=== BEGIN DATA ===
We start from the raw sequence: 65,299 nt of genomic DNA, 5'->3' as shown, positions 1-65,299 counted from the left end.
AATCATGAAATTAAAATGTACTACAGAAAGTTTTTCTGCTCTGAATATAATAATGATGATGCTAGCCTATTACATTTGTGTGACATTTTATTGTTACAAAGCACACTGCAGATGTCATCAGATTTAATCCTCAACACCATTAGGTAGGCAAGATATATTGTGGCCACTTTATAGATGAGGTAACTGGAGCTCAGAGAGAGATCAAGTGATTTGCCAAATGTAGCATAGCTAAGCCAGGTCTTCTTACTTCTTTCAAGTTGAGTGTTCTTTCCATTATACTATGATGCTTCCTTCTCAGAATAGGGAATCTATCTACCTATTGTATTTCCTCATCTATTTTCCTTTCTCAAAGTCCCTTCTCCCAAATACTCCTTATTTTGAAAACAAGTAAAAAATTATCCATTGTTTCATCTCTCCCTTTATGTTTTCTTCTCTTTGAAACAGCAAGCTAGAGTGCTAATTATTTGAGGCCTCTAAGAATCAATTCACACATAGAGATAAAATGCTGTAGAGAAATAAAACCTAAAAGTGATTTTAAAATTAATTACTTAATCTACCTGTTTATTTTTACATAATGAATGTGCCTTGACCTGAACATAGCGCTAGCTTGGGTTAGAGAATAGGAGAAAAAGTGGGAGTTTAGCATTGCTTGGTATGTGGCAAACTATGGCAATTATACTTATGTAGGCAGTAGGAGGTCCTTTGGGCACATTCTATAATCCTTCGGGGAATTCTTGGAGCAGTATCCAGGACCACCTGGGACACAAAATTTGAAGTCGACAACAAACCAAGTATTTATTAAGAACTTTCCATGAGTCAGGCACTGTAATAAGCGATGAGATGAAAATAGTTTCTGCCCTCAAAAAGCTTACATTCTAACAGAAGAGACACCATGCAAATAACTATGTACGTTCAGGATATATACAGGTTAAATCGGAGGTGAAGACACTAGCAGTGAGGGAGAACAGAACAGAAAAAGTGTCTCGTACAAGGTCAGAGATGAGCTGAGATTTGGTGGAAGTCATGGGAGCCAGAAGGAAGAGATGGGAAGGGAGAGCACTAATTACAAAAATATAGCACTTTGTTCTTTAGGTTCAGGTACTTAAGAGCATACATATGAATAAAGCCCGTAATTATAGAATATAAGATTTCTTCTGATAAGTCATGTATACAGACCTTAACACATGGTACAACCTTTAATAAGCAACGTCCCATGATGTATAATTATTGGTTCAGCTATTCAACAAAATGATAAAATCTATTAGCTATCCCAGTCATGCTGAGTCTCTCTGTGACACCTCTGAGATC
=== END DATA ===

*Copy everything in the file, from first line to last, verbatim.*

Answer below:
We start from the raw sequence: 65,299 nt of genomic DNA, 5'->3' as shown, positions 1-65,299 counted from the left end.
AATCATGAAATTAAAATGTACTACAGAAAGTTTTTCTGCTCTGAATATAATAATGATGATGCTAGCCTATTACATTTGTGTGACATTTTATTGTTACAAAGCACACTGCAGATGTCATCAGATTTAATCCTCAACACCATTAGGTAGGCAAGATATATTGTGGCCACTTTATAGATGAGGTAACTGGAGCTCAGAGAGAGATCAAGTGATTTGCCAAATGTAGCATAGCTAAGCCAGGTCTTCTTACTTCTTTCAAGTTGAGTGTTCTTTCCATTATACTATGATGCTTCCTTCTCAGAATAGGGAATCTATCTACCTATTGTATTTCCTCATCTATTTTCCTTTCTCAAAGTCCCTTCTCCCAAATACTCCTTATTTTGAAAACAAGTAAAAAATTATCCATTGTTTCATCTCTCCCTTTATGTTTTCTTCTCTTTGAAACAGCAAGCTAGAGTGCTAATTATTTGAGGCCTCTAAGAATCAATTCACACATAGAGATAAAATGCTGTAGAGAAATAAAACCTAAAAGTGATTTTAAAATTAATTACTTAATCTACCTGTTTATTTTTACATAATGAATGTGCCTTGACCTGAACATAGCGCTAGCTTGGGTTAGAGAATAGGAGAAAAAGTGGGAGTTTAGCATTGCTTGGTATGTGGCAAACTATGGCAATTATACTTATGTAGGCAGTAGGAGGTCCTTTGGGCACATTCTATAATCCTTCGGGGAATTCTTGGAGCAGTATCCAGGACCACCTGGGACACAAAATTTGAAGTCGACAACAAACCAAGTATTTATTAAGAACTTTCCATGAGTCAGGCACTGTAATAAGCGATGAGATGAAAATAGTTTCTGCCCTCAAAAAGCTTACATTCTAACAGAAGAGACACCATGCAAATAACTATGTACGTTCAGGATATATACAGGTTAAATCGGAGGTGAAGACACTAGCAGTGAGGGAGAACAGAACAGAAAAAGTGTCTCGTACAAGGTCAGAGATGAGCTGAGATTTGGTGGAAGTCATGGGAGCCAGAAGGAAGAGATGGGAAGGGAGAGCACTAATTACAAAAATATAGCACTTTGTTCTTTAGGTTCAGGTACTTAAGAGCATACATATGAATAAAGCCCGTAATTATAGAATATAAGATTTCTTCTGATAAGTCATGTATACAGACCTTAACACATGGTACAACCTTTAATAAGCAACGTCCCATGATGTATAATTATTGGTTCAGCTATTCAACAAAATGATAAAATCTATTAGCTATCCCAGTCATGCTGAGTCTCTCTGTGACACCTCTGAGATC